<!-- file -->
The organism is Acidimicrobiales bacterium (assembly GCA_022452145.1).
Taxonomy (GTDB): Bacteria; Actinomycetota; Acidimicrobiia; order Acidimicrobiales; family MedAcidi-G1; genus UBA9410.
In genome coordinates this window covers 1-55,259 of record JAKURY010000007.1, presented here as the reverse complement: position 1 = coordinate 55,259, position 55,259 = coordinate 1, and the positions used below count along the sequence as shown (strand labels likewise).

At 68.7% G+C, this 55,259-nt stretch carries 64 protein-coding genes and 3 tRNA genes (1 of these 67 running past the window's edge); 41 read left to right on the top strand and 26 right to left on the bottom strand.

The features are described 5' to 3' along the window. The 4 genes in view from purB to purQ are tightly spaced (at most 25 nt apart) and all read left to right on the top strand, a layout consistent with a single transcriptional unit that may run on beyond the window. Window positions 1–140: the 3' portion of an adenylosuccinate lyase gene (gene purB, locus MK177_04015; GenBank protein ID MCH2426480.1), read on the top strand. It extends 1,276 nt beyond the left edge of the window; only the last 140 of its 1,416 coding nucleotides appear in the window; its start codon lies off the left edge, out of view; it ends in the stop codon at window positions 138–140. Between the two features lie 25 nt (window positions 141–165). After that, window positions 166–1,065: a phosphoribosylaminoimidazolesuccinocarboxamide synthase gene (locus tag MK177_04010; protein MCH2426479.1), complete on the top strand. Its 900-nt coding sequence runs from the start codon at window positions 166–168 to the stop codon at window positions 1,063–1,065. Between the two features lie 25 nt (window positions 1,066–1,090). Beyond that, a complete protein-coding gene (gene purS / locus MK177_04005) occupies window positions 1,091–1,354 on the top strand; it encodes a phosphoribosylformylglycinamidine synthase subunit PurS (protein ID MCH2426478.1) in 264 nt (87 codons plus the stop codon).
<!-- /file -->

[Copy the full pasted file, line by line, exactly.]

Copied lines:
The organism is Acidimicrobiales bacterium (assembly GCA_022452145.1).
Taxonomy (GTDB): Bacteria; Actinomycetota; Acidimicrobiia; order Acidimicrobiales; family MedAcidi-G1; genus UBA9410.
In genome coordinates this window covers 1-55,259 of record JAKURY010000007.1, presented here as the reverse complement: position 1 = coordinate 55,259, position 55,259 = coordinate 1, and the positions used below count along the sequence as shown (strand labels likewise).

At 68.7% G+C, this 55,259-nt stretch carries 64 protein-coding genes and 3 tRNA genes (1 of these 67 running past the window's edge); 41 read left to right on the top strand and 26 right to left on the bottom strand.

The features are described 5' to 3' along the window. The 4 genes in view from purB to purQ are tightly spaced (at most 25 nt apart) and all read left to right on the top strand, a layout consistent with a single transcriptional unit that may run on beyond the window. Window positions 1–140: the 3' portion of an adenylosuccinate lyase gene (gene purB, locus MK177_04015; GenBank protein ID MCH2426480.1), read on the top strand. It extends 1,276 nt beyond the left edge of the window; only the last 140 of its 1,416 coding nucleotides appear in the window; its start codon lies off the left edge, out of view; it ends in the stop codon at window positions 138–140. Between the two features lie 25 nt (window positions 141–165). After that, window positions 166–1,065: a phosphoribosylaminoimidazolesuccinocarboxamide synthase gene (locus tag MK177_04010; protein MCH2426479.1), complete on the top strand. Its 900-nt coding sequence runs from the start codon at window positions 166–168 to the stop codon at window positions 1,063–1,065. Between the two features lie 25 nt (window positions 1,066–1,090). Beyond that, a complete protein-coding gene (gene purS / locus MK177_04005) occupies window positions 1,091–1,354 on the top strand; it encodes a phosphoribosylformylglycinamidine synthase subunit PurS (protein ID MCH2426478.1) in 264 nt (87 codons plus the stop codon).